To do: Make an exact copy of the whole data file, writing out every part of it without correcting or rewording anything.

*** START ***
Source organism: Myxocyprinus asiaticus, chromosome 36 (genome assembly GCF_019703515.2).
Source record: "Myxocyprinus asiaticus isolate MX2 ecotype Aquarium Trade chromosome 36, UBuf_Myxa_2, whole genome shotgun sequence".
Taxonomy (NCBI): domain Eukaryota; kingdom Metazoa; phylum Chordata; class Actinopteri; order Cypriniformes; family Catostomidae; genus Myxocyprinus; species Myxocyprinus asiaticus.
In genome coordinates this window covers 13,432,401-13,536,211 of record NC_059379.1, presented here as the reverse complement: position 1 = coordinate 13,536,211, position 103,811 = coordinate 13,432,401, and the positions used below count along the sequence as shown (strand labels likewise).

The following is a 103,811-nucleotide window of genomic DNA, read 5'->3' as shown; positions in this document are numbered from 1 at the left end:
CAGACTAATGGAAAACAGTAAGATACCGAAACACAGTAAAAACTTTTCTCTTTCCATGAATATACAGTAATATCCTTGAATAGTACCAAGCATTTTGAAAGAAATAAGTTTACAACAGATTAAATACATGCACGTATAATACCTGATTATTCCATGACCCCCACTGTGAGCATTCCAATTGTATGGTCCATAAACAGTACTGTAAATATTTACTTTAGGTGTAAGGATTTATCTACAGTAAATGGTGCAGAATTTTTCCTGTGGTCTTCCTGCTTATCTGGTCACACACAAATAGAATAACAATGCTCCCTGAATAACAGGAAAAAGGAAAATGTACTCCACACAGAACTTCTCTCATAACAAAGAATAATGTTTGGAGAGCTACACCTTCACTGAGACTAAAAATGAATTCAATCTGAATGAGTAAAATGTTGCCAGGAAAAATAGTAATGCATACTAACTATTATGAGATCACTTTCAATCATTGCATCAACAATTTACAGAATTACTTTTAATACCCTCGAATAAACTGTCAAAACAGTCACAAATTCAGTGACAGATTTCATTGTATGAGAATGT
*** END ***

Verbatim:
Source organism: Myxocyprinus asiaticus, chromosome 36 (genome assembly GCF_019703515.2).
Source record: "Myxocyprinus asiaticus isolate MX2 ecotype Aquarium Trade chromosome 36, UBuf_Myxa_2, whole genome shotgun sequence".
Taxonomy (NCBI): domain Eukaryota; kingdom Metazoa; phylum Chordata; class Actinopteri; order Cypriniformes; family Catostomidae; genus Myxocyprinus; species Myxocyprinus asiaticus.
In genome coordinates this window covers 13,432,401-13,536,211 of record NC_059379.1, presented here as the reverse complement: position 1 = coordinate 13,536,211, position 103,811 = coordinate 13,432,401, and the positions used below count along the sequence as shown (strand labels likewise).

The following is a 103,811-nucleotide window of genomic DNA, read 5'->3' as shown; positions in this document are numbered from 1 at the left end:
CAGACTAATGGAAAACAGTAAGATACCGAAACACAGTAAAAACTTTTCTCTTTCCATGAATATACAGTAATATCCTTGAATAGTACCAAGCATTTTGAAAGAAATAAGTTTACAACAGATTAAATACATGCACGTATAATACCTGATTATTCCATGACCCCCACTGTGAGCATTCCAATTGTATGGTCCATAAACAGTACTGTAAATATTTACTTTAGGTGTAAGGATTTATCTACAGTAAATGGTGCAGAATTTTTCCTGTGGTCTTCCTGCTTATCTGGTCACACACAAATAGAATAACAATGCTCCCTGAATAACAGGAAAAAGGAAAATGTACTCCACACAGAACTTCTCTCATAACAAAGAATAATGTTTGGAGAGCTACACCTTCACTGAGACTAAAAATGAATTCAATCTGAATGAGTAAAATGTTGCCAGGAAAAATAGTAATGCATACTAACTATTATGAGATCACTTTCAATCATTGCATCAACAATTTACAGAATTACTTTTAATACCCTCGAATAAACTGTCAAAACAGTCACAAATTCAGTGACAGATTTCATTGTATGAGAATGT